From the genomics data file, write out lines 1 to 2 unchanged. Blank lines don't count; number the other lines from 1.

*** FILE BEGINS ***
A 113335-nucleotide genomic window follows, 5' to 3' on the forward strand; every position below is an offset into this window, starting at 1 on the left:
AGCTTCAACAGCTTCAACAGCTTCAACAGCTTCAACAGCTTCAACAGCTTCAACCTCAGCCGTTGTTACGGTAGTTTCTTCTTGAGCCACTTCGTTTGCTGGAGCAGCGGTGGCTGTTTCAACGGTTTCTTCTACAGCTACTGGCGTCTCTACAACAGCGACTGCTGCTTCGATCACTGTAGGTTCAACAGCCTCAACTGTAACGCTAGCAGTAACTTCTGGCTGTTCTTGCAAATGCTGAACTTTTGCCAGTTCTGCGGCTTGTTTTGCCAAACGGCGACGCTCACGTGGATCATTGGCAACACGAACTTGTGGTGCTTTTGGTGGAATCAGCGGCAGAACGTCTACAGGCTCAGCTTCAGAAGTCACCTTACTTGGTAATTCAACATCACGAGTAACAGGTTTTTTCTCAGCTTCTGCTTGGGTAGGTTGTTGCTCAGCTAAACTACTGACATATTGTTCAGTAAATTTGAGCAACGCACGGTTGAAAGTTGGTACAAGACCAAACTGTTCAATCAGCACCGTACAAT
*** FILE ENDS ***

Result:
A 113335-nucleotide genomic window follows, 5' to 3' on the forward strand; every position below is an offset into this window, starting at 1 on the left:
AGCTTCAACAGCTTCAACAGCTTCAACAGCTTCAACAGCTTCAACAGCTTCAACCTCAGCCGTTGTTACGGTAGTTTCTTCTTGAGCCACTTCGTTTGCTGGAGCAGCGGTGGCTGTTTCAACGGTTTCTTCTACAGCTACTGGCGTCTCTACAACAGCGACTGCTGCTTCGATCACTGTAGGTTCAACAGCCTCAACTGTAACGCTAGCAGTAACTTCTGGCTGTTCTTGCAAATGCTGAACTTTTGCCAGTTCTGCGGCTTGTTTTGCCAAACGGCGACGCTCACGTGGATCATTGGCAACACGAACTTGTGGTGCTTTTGGTGGAATCAGCGGCAGAACGTCTACAGGCTCAGCTTCAGAAGTCACCTTACTTGGTAATTCAACATCACGAGTAACAGGTTTTTTCTCAGCTTCTGCTTGGGTAGGTTGTTGCTCAGCTAAACTACTGACATATTGTTCAGTAAATTTGAGCAACGCACGGTTGAAAGTTGGTACAAGACCAAACTGTTCAATCAGCACCGTACAAT